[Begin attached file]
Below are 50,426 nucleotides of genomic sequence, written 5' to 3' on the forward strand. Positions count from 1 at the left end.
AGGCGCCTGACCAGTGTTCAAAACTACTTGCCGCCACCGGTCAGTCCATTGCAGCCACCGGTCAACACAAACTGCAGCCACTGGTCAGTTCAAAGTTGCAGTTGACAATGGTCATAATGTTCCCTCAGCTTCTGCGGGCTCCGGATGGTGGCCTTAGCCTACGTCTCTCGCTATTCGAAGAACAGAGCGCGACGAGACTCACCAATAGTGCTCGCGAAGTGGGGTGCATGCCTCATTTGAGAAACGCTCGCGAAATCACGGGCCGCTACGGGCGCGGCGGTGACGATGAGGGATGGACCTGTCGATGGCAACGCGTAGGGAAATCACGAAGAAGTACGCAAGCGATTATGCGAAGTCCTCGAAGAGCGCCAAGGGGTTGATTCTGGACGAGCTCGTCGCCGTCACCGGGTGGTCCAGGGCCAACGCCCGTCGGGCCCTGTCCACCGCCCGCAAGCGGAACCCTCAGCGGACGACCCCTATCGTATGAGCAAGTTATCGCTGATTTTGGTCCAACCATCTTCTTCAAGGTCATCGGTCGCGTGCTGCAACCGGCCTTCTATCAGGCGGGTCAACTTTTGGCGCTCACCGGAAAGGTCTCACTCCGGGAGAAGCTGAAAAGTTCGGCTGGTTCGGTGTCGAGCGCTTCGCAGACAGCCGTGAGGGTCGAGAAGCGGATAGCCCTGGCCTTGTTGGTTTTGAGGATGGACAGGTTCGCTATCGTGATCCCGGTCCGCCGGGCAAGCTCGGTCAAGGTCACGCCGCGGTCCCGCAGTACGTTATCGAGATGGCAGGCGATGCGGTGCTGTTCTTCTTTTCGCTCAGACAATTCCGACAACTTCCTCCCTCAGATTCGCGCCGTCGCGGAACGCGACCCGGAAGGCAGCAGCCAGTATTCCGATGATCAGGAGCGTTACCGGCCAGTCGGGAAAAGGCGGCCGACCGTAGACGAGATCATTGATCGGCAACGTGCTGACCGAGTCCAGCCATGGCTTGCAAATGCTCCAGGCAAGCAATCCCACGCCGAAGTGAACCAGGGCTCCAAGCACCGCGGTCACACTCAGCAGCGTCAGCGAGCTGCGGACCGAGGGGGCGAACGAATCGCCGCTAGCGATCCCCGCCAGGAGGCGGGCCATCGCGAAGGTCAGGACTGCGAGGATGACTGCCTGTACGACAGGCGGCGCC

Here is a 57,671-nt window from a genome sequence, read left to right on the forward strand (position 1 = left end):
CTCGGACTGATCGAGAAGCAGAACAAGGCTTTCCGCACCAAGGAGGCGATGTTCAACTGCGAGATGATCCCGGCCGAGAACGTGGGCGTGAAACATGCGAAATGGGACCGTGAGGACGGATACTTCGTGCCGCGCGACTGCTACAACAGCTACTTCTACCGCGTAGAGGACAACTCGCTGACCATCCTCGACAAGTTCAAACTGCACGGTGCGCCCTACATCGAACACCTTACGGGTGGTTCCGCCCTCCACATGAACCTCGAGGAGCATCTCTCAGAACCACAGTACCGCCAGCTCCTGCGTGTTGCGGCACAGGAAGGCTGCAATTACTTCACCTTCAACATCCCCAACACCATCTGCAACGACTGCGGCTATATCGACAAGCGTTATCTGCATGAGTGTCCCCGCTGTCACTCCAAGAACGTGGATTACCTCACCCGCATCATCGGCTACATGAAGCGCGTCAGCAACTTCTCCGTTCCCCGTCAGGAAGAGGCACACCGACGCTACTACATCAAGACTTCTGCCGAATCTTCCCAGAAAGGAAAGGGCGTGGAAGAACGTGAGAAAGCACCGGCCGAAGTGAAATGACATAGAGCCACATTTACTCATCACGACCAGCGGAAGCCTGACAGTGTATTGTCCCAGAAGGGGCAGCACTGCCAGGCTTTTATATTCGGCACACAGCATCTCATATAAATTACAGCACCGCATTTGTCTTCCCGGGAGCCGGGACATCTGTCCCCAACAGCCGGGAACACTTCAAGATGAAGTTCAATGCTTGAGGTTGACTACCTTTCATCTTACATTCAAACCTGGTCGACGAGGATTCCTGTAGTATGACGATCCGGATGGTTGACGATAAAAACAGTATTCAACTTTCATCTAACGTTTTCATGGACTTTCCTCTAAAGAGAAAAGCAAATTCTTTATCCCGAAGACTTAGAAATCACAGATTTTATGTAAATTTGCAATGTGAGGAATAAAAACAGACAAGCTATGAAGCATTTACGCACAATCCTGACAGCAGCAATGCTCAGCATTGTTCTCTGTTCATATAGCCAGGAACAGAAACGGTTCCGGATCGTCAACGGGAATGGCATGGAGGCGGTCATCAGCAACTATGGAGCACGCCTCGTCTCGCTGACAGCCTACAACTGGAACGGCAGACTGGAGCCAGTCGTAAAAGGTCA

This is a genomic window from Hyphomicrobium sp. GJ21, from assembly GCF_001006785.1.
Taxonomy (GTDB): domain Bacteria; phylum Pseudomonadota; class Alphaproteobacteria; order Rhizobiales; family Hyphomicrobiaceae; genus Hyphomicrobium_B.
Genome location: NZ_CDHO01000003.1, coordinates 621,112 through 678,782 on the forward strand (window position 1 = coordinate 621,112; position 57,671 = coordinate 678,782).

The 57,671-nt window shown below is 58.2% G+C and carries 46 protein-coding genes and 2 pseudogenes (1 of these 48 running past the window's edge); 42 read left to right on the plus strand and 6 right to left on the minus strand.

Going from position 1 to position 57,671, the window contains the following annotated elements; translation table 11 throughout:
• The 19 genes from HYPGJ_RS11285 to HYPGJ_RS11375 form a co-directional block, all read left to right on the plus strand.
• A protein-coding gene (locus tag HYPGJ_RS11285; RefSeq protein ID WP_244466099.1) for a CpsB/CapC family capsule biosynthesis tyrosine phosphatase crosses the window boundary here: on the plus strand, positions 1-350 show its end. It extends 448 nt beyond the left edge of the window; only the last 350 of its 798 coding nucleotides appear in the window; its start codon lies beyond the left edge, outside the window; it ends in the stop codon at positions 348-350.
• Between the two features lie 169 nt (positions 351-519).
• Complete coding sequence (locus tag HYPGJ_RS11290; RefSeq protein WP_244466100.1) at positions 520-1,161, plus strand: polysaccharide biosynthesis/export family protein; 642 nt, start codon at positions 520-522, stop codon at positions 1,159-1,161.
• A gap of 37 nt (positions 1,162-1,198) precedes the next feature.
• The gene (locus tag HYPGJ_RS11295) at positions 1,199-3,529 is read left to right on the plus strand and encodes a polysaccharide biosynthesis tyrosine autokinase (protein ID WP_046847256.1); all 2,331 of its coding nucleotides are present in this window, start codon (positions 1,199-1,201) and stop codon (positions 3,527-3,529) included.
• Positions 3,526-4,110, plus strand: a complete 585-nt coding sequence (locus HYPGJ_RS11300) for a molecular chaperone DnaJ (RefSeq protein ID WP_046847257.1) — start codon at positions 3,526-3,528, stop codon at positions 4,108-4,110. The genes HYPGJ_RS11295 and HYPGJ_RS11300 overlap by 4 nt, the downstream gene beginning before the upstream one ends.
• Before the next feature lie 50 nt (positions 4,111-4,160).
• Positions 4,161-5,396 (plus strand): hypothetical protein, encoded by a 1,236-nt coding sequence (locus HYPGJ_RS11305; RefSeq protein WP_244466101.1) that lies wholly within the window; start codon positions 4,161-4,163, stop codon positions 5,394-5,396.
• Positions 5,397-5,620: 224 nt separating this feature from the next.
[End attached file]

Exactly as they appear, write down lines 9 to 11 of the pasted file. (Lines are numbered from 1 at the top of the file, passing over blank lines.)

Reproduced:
Going from position 1 to position 57,671, the window contains the following annotated elements; translation table 11 throughout:
• The 19 genes from HYPGJ_RS11285 to HYPGJ_RS11375 form a co-directional block, all read left to right on the plus strand.
• A protein-coding gene (locus tag HYPGJ_RS11285; RefSeq protein ID WP_244466099.1) for a CpsB/CapC family capsule biosynthesis tyrosine phosphatase crosses the window boundary here: on the plus strand, positions 1-350 show its end. It extends 448 nt beyond the left edge of the window; only the last 350 of its 798 coding nucleotides appear in the window; its start codon lies beyond the left edge, outside the window; it ends in the stop codon at positions 348-350.